It's been clear for some time that Jimmy Nelson is a highly skilled pitcher. It turns out he's also good at make-believe.
"I pretended the fourth inning was the first inning and I did all the usual pregame stuff I usually do," Nelson said after entering Friday night's game in relief. "I just tried to treat it like a start."
The top Brewers prospect came in from the bullpen after Tom Gorzelanny went 2 1/3 innings in a rehab start and Dustin Molleken recorded the final two outs in the third. Nelson struck out seven and allowed two hits over six innings in Triple-A Nashville's 1-0 win at Memphis.
"All game, I was focused on keeping guys off the bases and if somebody did get on, keeping them from scoring," he said.
Nelson (7-1) shares the Pacific Coast League lead in wins, and the scoreless outing lowered his league-best ERA to 1.51.
He made three relief appearances with Milwaukee last season but hadn't worked out of the bullpen in the Minor Leagues since doing it once in the Class A Midwest League in 2011.
In 2010, after the Brewers drafted him out of the University of Alabama, MLB.com's No. 69 overall prospect worked exclusively in relief in the Pioneer League, although he routinely threw several innings.
"I feel like it's an easy adjustment. It's just one of those things you've got to deal with in the Minor Leagues. Big league guys come all the time and have rehab assignments and they have to get their pitches in," Nelson said. "I had to deal with it in [Class] A, and in Rookie-ball we had tandems, two guys starting on the same day."
The 25-year-old right-hander was perfect his first time through the Redbirds lineup and worked around a leadoff double by Scott Moore in the seventh by inducing a fly ball and notching back-to-back strikeouts.
In the eighth, Memphis' Audry Perez reached on a one-out throwing error by shortstop Hector Gomez and, after a walk, a strikeout and a single, Nelson was working with the bases loaded.
"It's not something you really focus on," he said. "I think that's something everybody here in Nashville does a good job of, blocking out the little distractions like that."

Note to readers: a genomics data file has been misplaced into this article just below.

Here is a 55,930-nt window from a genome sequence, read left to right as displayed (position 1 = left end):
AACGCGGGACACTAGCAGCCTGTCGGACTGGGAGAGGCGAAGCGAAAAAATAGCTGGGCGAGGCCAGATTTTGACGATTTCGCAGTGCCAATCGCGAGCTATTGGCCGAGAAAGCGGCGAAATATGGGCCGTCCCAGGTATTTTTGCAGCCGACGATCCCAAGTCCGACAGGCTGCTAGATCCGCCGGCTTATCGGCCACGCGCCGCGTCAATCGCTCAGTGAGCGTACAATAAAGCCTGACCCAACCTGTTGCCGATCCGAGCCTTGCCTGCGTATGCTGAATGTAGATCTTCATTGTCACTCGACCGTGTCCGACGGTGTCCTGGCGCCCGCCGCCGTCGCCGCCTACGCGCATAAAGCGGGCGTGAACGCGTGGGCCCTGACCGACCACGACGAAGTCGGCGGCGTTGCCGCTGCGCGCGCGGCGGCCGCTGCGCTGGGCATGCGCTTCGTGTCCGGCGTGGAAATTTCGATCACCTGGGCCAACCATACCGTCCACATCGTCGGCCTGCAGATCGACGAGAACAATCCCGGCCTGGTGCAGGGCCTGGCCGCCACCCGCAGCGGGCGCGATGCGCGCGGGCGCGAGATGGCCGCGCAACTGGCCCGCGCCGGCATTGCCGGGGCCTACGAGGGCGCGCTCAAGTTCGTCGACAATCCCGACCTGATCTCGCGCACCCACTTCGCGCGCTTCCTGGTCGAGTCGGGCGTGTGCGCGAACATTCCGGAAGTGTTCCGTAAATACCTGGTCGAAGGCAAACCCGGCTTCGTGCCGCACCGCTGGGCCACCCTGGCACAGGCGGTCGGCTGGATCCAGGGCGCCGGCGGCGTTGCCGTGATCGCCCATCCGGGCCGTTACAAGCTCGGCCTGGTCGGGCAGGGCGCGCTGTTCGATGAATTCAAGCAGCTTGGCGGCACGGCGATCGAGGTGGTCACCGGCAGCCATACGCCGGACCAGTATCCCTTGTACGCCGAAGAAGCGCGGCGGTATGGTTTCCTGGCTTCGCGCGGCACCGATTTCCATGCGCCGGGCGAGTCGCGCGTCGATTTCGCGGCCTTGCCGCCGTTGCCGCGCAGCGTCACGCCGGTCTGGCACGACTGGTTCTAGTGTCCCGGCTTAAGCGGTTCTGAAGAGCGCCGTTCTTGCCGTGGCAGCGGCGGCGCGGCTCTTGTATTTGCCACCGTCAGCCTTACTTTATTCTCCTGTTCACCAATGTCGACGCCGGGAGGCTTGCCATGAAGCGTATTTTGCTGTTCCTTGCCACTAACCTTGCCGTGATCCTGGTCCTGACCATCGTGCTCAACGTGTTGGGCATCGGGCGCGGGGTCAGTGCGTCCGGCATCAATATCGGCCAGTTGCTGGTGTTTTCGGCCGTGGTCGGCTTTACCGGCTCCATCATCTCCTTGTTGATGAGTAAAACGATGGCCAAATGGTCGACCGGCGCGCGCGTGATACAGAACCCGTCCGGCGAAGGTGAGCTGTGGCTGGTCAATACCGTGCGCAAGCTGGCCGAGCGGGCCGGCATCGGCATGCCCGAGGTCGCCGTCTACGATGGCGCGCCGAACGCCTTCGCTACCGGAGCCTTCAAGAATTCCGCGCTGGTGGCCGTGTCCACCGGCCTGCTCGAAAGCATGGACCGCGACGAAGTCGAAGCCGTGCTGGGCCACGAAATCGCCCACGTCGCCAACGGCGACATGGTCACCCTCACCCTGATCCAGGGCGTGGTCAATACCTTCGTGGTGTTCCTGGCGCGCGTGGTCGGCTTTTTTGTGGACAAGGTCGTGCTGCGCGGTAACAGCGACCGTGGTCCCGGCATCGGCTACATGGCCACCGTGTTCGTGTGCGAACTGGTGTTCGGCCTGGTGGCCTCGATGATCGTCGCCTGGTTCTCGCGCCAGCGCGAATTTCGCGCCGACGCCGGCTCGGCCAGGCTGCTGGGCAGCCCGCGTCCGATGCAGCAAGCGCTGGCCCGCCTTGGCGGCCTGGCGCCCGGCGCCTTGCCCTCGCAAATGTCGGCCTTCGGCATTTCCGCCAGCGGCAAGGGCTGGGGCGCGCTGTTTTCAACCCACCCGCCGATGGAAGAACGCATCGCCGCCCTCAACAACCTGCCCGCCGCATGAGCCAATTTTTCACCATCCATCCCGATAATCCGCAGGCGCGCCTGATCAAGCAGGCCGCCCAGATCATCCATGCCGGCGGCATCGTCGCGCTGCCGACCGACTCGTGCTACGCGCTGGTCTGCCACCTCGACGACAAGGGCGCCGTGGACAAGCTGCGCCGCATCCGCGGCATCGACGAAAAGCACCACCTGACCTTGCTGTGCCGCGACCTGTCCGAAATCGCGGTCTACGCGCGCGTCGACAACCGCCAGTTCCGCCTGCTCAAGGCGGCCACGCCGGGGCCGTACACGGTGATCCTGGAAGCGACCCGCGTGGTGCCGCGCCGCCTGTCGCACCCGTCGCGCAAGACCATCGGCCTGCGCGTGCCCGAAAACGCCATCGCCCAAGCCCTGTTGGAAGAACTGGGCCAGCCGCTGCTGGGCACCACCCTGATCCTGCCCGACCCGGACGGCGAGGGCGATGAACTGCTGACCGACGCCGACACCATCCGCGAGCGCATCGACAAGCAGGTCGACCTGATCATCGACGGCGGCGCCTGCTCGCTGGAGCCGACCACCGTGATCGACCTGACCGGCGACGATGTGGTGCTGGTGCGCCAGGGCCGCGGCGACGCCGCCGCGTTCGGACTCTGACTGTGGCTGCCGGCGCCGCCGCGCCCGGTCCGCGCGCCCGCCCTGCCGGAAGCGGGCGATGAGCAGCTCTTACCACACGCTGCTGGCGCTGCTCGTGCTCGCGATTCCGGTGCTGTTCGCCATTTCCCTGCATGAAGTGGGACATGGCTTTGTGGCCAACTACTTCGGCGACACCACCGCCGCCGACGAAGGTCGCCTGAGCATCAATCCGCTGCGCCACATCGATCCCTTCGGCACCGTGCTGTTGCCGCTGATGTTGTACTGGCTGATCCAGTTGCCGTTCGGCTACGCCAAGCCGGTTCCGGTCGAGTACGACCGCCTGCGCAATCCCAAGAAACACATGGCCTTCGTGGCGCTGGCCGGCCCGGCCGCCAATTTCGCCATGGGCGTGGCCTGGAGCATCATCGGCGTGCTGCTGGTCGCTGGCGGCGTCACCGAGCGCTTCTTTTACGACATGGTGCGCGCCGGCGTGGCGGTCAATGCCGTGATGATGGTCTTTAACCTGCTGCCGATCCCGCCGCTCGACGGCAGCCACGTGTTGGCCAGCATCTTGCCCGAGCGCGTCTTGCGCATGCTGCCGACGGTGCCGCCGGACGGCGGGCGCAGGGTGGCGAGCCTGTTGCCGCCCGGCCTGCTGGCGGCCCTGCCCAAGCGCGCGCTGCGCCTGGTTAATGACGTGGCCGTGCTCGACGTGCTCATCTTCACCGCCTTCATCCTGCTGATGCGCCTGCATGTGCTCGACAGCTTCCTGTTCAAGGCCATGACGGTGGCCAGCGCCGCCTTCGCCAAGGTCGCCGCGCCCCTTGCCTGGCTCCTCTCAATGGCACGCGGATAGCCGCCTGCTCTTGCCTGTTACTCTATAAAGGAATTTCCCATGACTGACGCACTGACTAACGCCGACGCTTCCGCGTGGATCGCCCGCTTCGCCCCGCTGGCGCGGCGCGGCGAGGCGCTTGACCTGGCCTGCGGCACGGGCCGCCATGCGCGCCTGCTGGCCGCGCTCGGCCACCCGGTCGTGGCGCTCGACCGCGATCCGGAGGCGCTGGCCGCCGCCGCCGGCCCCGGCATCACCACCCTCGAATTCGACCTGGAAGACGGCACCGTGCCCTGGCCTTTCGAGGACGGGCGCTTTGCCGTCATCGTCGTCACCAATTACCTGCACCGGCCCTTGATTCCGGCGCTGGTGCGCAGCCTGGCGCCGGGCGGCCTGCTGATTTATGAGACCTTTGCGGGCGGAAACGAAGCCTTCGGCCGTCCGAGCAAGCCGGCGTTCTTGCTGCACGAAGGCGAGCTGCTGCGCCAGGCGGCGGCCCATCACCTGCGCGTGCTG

Nelson fanned Moore to end the threat and had no trouble after a four-pitch walk to Luis Mateo with one out in the ninth.
"I tried to guide those four pitches a little bit too much," he said. "After that at-bat, I went back to my same approach."
Nelson threw 88 pitches -- 53 for strikes -- and enjoyed being on the hill for the end of the game.
"It's always fun to throw the last inning or two because you get a good adrenaline boost," he said. "And it's nice to be on the field to finish the game, when everybody comes out of the dugout and gives high-fives. We got the one run and the defense held it tight. It was good win all-around."
The Sounds' lone run came on a fifth-inning homer from Gomez, who also went yard twice on Thursday.
"The ones he hits aren't wall-scrapers, you know it off the bat," Nelson said. "It's fun to see anybody go on a hot streak, especially when he's on your team. Hitting is such a hard thing, the hardest thing in all of sports, so it's good when you see a guy get into a groove."
Gorzelanny gave up a hit and struck out one while throwing 34 pitches. The 31-year-old southpaw is on the mend from off-season shoulder surgery.